Work Comp Claim | Medical Releases and Lists
Updated: August 13, 2022
ArticleWhen an injured worker files a workers' compensation claim, it is safe to say that just about all insurance companies will send you a form that asks for all doctors and hospitals you have been to in the past; in addition, they will enclose a medical release. A medical release will often give them permission to access medical records that they are NOT entitled. Medical releases are limited to the injury you are claiming.
What Do You Have to Hide? - Irrelevant ArgumentThe first argument you may get: "What do you have to hide?" That isn't the point. Privacy is a very important issue these days especially with medical information. Medical providers go to great lengths to protect your privacy. Not providing a medical listing to the insurance company does not mean you are hiding anything; it means that you are paying due consideration to your right to privacy. You would not believe the medical records that have crossed our desk from injured workers who came to us after they already submitted these forms.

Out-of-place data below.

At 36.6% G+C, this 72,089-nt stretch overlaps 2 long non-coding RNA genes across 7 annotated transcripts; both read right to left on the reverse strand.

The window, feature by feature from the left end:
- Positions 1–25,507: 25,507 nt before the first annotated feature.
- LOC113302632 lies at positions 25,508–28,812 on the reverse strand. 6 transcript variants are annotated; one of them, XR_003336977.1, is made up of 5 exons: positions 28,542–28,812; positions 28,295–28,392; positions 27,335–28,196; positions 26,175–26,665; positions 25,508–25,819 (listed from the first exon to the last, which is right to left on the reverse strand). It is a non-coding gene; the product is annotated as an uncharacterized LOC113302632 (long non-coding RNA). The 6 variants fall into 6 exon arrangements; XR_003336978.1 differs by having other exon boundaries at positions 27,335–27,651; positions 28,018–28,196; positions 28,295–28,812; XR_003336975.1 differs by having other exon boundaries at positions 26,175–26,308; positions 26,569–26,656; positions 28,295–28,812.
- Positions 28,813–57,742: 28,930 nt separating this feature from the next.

We'll Deny Your Case If You Don't Fill it Out...The second argument is: "We will deny your work comp claim and not pay you anything unless you do this." Although this argument varies upon the situation, the insurance company cannot hold back benefits in return for this information. The law requires them to do an adequate investigation into your claim before denying your claim; using a medical release as a reason to deny your case is not valid. They must do an adequate investigation and if your work activities are consistent with the claimed injury, they should "pick up benefits."
Workers compensation is a no-fault system, so all that has to be shown is that work is a contributing factor to your current injuries. This has been a long-standing law in workers' compensation and it is known as the "you take the worker as they are when you hire them" standard.
This type of paperwork is part of many forms and letters you will get that can cause tremendous amount of confusion for injured workers.